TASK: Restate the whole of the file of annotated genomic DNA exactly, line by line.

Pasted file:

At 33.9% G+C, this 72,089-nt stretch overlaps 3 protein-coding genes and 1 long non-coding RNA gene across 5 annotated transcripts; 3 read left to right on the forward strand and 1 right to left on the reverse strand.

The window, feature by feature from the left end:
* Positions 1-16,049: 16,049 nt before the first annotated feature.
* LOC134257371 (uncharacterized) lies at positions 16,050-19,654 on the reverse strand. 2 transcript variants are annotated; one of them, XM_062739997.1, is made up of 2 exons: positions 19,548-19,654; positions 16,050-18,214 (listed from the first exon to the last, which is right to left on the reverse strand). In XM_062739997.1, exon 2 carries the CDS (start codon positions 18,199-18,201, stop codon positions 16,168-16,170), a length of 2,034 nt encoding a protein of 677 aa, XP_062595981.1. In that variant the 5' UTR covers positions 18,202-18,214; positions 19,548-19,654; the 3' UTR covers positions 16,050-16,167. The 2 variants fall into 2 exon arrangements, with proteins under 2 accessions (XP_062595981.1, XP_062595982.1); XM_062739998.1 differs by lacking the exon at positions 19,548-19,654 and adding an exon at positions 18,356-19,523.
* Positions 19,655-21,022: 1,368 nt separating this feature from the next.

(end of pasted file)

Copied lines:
At 33.9% G+C, this 72,089-nt stretch overlaps 3 protein-coding genes and 1 long non-coding RNA gene across 5 annotated transcripts; 3 read left to right on the forward strand and 1 right to left on the reverse strand.

The window, feature by feature from the left end:
* Positions 1-16,049: 16,049 nt before the first annotated feature.
* LOC134257371 (uncharacterized) lies at positions 16,050-19,654 on the reverse strand. 2 transcript variants are annotated; one of them, XM_062739997.1, is made up of 2 exons: positions 19,548-19,654; positions 16,050-18,214 (listed from the first exon to the last, which is right to left on the reverse strand). In XM_062739997.1, exon 2 carries the CDS (start codon positions 18,199-18,201, stop codon positions 16,168-16,170), a length of 2,034 nt encoding a protein of 677 aa, XP_062595981.1. In that variant the 5' UTR covers positions 18,202-18,214; positions 19,548-19,654; the 3' UTR covers positions 16,050-16,167. The 2 variants fall into 2 exon arrangements, with proteins under 2 accessions (XP_062595981.1, XP_062595982.1); XM_062739998.1 differs by lacking the exon at positions 19,548-19,654 and adding an exon at positions 18,356-19,523.
* Positions 19,655-21,022: 1,368 nt separating this feature from the next.